European Commission President Ursula von der Leyen announced on Wednesday the creation of a new youth program called ALMA; The work of Erasmus for those who do not have a job or study. The initiative aims to “provide temporary professional experience in another Member State”.
In her speech, the executive branch of the Commission attempted to highlight that “spirit” of solidarity for the continent. His tone was upbeat and he did his best to highlight the bloc’s great achievements in the pandemic. However, it has also addressed problems in the region, including youth unemployment. This issue was marked as a priority, because, according to the president, we must “ensure our failures” and “help those who infiltrate through the networks of the network.”
As of July 2021, 2854 million young people (under 25 years of age) in the EU were unemployed; Of this total, 2339 million are in the euro area, according to Eurostat. This is the youth unemployment rate of 16.2% in the European Union and 16.5% in the Eurozone. If compared to July 2020, a slight decrease is observed: 420,000 young people are less in the European Union and 360,000 in the eurozone.
During her speech, which lasted more than an hour and a half, the head of the community executive ruled that also young people with fewer opportunities “deserve an Erasmus-like experience to gain skills, create connections, and forge their European identity.” In this way, von der Leyen set his sights on the union of the continent and the new generations, to whom he entrusted the task of “creating the future of Europe”.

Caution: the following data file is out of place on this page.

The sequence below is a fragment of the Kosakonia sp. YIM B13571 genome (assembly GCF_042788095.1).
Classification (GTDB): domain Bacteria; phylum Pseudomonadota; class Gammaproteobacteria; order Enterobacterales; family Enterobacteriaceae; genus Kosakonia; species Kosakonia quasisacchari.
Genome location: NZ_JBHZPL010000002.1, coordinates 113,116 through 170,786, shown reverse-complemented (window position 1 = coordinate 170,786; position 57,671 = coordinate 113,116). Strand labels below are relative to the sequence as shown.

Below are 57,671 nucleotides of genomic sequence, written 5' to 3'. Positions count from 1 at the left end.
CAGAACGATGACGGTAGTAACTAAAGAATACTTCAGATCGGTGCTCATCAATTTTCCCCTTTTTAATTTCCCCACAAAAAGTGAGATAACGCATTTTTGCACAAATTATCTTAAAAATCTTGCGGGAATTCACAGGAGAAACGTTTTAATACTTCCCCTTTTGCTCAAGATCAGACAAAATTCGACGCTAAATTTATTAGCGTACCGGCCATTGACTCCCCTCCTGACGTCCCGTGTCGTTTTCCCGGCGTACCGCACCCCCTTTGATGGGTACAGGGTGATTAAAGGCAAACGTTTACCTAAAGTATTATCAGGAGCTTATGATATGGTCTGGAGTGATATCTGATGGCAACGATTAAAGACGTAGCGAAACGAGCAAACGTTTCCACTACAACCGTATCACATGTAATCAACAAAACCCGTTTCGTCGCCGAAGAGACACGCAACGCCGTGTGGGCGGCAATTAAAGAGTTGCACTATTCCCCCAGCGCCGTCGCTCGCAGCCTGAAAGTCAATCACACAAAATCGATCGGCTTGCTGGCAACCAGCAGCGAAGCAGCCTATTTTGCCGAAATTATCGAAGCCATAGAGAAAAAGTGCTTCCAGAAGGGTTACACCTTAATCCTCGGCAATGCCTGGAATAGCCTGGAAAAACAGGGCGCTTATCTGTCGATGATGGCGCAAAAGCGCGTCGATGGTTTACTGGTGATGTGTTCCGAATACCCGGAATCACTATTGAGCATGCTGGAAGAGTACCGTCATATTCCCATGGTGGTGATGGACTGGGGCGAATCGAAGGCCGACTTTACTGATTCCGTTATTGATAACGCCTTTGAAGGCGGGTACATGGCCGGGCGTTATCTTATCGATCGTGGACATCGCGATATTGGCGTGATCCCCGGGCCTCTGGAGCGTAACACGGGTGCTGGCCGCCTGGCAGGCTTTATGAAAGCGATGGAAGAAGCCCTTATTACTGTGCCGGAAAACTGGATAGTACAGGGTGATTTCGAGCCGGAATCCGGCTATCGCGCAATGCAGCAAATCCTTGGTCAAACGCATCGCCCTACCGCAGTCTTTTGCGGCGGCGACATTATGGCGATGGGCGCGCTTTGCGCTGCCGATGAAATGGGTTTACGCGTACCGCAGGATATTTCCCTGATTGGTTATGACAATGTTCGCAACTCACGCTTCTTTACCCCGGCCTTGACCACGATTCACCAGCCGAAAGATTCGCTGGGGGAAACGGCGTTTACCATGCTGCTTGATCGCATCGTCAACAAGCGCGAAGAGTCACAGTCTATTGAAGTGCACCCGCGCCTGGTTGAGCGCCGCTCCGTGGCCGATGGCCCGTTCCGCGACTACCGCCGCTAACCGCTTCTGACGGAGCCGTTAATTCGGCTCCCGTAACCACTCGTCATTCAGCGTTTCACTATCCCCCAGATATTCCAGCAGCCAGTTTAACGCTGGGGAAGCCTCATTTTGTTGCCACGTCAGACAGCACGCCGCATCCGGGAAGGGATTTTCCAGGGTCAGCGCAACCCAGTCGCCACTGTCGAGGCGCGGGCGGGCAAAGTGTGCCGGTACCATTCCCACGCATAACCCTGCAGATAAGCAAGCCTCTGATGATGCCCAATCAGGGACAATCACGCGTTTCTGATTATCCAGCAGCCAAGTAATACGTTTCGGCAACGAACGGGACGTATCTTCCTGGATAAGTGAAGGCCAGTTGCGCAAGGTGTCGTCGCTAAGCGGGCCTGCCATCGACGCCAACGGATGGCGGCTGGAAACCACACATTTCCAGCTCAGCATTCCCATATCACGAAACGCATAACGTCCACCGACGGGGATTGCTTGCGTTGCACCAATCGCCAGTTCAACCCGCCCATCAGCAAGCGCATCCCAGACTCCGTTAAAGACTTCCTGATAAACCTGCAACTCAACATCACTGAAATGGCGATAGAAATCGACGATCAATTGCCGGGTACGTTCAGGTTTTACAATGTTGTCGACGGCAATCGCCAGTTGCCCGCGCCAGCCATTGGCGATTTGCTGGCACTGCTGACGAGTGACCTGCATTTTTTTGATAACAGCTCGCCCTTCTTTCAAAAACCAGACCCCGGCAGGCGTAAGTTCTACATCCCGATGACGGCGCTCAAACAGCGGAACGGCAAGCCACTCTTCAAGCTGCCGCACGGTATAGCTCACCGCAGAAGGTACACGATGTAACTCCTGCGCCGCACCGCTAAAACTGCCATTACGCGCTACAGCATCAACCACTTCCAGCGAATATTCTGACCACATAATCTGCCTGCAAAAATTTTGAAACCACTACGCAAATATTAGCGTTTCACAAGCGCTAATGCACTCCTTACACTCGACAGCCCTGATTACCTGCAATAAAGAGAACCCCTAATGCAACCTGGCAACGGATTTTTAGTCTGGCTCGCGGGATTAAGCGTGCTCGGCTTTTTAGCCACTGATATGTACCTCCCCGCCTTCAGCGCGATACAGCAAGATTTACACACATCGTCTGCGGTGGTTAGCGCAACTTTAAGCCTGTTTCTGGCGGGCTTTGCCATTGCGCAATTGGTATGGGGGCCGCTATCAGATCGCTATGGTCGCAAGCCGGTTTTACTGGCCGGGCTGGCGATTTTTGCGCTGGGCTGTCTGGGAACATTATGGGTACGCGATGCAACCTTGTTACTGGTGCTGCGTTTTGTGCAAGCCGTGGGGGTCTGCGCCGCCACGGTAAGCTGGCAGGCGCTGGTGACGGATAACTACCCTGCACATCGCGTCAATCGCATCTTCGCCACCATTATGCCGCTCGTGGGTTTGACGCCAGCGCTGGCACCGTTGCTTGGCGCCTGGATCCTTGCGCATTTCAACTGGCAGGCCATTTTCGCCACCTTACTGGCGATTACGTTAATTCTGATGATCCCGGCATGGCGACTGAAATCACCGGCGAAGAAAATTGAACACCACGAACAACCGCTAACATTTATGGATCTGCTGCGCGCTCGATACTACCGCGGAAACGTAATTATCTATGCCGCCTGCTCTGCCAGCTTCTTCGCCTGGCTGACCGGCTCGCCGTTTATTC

The ALMA project thus joins other measures the EU already has to combat unemployment among people under 30, such as the Youth Guarantee, which targets people who are not in a position to study or work. It includes an internship or apprenticeship period and ensures that every young person can receive an offer within four months of registration.
During her speech at the official residence of the European Parliament in Strasbourg, the German also called for an agreement on the revision of European tax rules by 2023. They were frozen for the first time in the spring of 2020 to allow public spending necessary to tackle the pandemic. The Commission will relaunch the debate on the future of society’s financial rules “in the coming weeks”, so von der Leyen invited MEPs to reflect on how the crisis will affect the economy, and gave an example of an increase in public debt.
Despite the economic downturn, the Chairperson of the Commission wanted to solve this problem in the best way, noting that 19 member states would restore the level of GDP they had before the outbreak of the health crisis, while the rest would do so. It will do so in 2022. He also noted that growth in the eurozone has outpaced growth in the United States and China in the last quarter.
“Award-winning zombie scholar. Music practitioner. Food expert. Troublemaker.”